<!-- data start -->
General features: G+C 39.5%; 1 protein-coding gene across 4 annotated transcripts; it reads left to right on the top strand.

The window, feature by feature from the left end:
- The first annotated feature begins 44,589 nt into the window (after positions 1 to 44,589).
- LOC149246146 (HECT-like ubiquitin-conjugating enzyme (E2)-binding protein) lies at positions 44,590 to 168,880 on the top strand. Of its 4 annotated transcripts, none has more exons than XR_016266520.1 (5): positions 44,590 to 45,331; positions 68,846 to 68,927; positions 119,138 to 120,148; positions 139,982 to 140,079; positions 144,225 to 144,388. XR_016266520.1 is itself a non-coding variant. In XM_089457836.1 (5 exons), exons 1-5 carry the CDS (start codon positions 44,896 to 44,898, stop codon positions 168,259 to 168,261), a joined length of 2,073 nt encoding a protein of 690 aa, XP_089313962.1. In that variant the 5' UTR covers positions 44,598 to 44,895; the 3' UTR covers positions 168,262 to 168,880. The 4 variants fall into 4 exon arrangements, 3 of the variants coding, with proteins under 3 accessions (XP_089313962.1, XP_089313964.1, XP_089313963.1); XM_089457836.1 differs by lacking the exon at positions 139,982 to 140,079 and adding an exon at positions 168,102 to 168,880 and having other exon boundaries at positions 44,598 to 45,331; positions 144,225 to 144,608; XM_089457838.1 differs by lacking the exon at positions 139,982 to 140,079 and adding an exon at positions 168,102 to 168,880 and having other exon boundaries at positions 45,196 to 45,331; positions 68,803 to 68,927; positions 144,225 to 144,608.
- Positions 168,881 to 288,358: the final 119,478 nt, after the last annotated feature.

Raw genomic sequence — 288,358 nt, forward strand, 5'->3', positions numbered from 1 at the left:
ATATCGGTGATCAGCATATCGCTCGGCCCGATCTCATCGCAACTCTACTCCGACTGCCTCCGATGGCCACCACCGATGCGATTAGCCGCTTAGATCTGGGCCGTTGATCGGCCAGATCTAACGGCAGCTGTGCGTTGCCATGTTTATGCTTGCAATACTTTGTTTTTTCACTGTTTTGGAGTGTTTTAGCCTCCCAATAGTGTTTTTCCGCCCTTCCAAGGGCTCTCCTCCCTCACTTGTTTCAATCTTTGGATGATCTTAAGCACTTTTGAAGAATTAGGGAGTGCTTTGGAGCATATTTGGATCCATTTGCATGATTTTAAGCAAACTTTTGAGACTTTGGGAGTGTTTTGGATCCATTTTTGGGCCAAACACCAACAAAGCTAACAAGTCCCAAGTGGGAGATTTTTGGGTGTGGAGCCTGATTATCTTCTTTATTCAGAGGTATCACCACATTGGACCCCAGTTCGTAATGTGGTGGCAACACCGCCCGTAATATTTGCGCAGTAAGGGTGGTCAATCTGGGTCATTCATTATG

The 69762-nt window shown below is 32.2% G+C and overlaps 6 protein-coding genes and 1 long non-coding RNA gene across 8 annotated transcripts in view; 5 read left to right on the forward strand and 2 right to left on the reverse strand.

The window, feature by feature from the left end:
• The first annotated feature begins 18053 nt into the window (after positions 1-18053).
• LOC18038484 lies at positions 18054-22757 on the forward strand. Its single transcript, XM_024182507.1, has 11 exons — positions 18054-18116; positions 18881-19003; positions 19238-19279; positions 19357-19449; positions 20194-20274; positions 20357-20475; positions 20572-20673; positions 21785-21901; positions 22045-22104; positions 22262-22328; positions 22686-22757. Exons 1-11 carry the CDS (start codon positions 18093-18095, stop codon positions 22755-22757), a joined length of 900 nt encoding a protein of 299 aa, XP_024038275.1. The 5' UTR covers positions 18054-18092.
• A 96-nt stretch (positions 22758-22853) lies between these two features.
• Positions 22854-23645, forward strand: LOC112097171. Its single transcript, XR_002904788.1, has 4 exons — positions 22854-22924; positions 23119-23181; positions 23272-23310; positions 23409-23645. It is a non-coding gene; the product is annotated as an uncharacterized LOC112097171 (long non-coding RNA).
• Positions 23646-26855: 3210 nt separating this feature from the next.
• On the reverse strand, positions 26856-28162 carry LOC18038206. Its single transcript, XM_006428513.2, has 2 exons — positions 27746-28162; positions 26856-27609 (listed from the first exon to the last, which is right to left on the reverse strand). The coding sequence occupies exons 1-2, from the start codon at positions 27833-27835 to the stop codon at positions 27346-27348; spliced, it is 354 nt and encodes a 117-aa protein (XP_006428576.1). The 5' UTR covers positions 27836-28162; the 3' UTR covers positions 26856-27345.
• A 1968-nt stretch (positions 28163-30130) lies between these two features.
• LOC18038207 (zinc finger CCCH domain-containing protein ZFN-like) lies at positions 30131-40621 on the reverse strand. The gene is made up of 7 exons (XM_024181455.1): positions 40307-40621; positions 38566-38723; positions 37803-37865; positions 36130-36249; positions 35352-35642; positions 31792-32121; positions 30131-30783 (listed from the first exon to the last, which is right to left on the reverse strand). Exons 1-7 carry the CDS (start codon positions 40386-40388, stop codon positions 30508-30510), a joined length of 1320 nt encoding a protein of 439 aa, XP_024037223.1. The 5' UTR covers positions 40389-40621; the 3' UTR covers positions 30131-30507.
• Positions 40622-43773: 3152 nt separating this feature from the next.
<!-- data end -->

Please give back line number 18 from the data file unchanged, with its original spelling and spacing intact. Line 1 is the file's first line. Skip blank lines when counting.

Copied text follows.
• Positions 40622-43773: 3152 nt separating this feature from the next.